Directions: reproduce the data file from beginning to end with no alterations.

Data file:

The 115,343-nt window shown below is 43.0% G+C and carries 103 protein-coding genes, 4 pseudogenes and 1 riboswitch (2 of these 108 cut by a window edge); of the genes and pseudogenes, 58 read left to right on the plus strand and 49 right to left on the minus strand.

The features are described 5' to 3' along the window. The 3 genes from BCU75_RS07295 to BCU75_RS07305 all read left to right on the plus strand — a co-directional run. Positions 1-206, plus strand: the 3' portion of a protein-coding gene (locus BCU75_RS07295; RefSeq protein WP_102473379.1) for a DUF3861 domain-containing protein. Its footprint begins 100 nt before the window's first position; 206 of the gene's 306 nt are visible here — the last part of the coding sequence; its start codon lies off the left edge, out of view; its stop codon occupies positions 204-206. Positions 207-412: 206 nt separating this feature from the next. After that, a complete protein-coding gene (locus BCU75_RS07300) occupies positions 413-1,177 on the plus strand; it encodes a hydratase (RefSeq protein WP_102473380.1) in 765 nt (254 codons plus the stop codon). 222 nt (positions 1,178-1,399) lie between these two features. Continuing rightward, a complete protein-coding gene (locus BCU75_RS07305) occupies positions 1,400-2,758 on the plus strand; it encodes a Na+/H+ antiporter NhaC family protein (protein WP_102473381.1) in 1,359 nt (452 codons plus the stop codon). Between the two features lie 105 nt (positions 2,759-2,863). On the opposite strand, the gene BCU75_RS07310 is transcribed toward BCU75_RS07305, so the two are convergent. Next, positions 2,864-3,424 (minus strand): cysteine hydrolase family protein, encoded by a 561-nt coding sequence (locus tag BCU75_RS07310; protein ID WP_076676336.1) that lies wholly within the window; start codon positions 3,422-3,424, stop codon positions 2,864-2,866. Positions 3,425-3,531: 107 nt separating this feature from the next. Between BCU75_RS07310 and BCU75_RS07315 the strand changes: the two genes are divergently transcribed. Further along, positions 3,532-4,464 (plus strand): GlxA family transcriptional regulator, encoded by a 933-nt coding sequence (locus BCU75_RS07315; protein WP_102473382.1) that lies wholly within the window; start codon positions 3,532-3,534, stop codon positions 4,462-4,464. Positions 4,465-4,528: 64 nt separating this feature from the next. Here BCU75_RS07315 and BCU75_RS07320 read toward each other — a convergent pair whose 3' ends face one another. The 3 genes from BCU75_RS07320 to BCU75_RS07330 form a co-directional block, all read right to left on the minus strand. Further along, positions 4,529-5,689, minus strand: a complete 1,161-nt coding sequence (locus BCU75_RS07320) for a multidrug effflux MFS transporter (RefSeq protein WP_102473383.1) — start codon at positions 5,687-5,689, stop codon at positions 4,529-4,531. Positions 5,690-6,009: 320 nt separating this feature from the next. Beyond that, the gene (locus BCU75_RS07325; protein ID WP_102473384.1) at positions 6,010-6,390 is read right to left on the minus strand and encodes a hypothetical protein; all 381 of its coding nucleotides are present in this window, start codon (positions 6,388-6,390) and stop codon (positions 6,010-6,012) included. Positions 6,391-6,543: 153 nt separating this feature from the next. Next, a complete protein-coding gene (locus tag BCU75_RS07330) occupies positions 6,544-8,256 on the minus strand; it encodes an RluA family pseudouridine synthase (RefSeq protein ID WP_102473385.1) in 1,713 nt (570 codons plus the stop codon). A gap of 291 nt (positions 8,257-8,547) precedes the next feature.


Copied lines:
The 115,343-nt window shown below is 43.0% G+C and carries 103 protein-coding genes, 4 pseudogenes and 1 riboswitch (2 of these 108 cut by a window edge); of the genes and pseudogenes, 58 read left to right on the plus strand and 49 right to left on the minus strand.

The features are described 5' to 3' along the window. The 3 genes from BCU75_RS07295 to BCU75_RS07305 all read left to right on the plus strand — a co-directional run. Positions 1-206, plus strand: the 3' portion of a protein-coding gene (locus BCU75_RS07295; RefSeq protein WP_102473379.1) for a DUF3861 domain-containing protein. Its footprint begins 100 nt before the window's first position; 206 of the gene's 306 nt are visible here — the last part of the coding sequence; its start codon lies off the left edge, out of view; its stop codon occupies positions 204-206. Positions 207-412: 206 nt separating this feature from the next. After that, a complete protein-coding gene (locus BCU75_RS07300) occupies positions 413-1,177 on the plus strand; it encodes a hydratase (RefSeq protein WP_102473380.1) in 765 nt (254 codons plus the stop codon). 222 nt (positions 1,178-1,399) lie between these two features. Continuing rightward, a complete protein-coding gene (locus BCU75_RS07305) occupies positions 1,400-2,758 on the plus strand; it encodes a Na+/H+ antiporter NhaC family protein (protein WP_102473381.1) in 1,359 nt (452 codons plus the stop codon). Between the two features lie 105 nt (positions 2,759-2,863). On the opposite strand, the gene BCU75_RS07310 is transcribed toward BCU75_RS07305, so the two are convergent. Next, positions 2,864-3,424 (minus strand): cysteine hydrolase family protein, encoded by a 561-nt coding sequence (locus tag BCU75_RS07310; protein ID WP_076676336.1) that lies wholly within the window; start codon positions 3,422-3,424, stop codon positions 2,864-2,866. Positions 3,425-3,531: 107 nt separating this feature from the next. Between BCU75_RS07310 and BCU75_RS07315 the strand changes: the two genes are divergently transcribed. Further along, positions 3,532-4,464 (plus strand): GlxA family transcriptional regulator, encoded by a 933-nt coding sequence (locus BCU75_RS07315; protein WP_102473382.1) that lies wholly within the window; start codon positions 3,532-3,534, stop codon positions 4,462-4,464. Positions 4,465-4,528: 64 nt separating this feature from the next. Here BCU75_RS07315 and BCU75_RS07320 read toward each other — a convergent pair whose 3' ends face one another. The 3 genes from BCU75_RS07320 to BCU75_RS07330 form a co-directional block, all read right to left on the minus strand. Further along, positions 4,529-5,689, minus strand: a complete 1,161-nt coding sequence (locus BCU75_RS07320) for a multidrug effflux MFS transporter (RefSeq protein WP_102473383.1) — start codon at positions 5,687-5,689, stop codon at positions 4,529-4,531. Positions 5,690-6,009: 320 nt separating this feature from the next. Beyond that, the gene (locus BCU75_RS07325; protein ID WP_102473384.1) at positions 6,010-6,390 is read right to left on the minus strand and encodes a hypothetical protein; all 381 of its coding nucleotides are present in this window, start codon (positions 6,388-6,390) and stop codon (positions 6,010-6,012) included. Positions 6,391-6,543: 153 nt separating this feature from the next. Next, a complete protein-coding gene (locus tag BCU75_RS07330) occupies positions 6,544-8,256 on the minus strand; it encodes an RluA family pseudouridine synthase (RefSeq protein ID WP_102473385.1) in 1,713 nt (570 codons plus the stop codon). A gap of 291 nt (positions 8,257-8,547) precedes the next feature.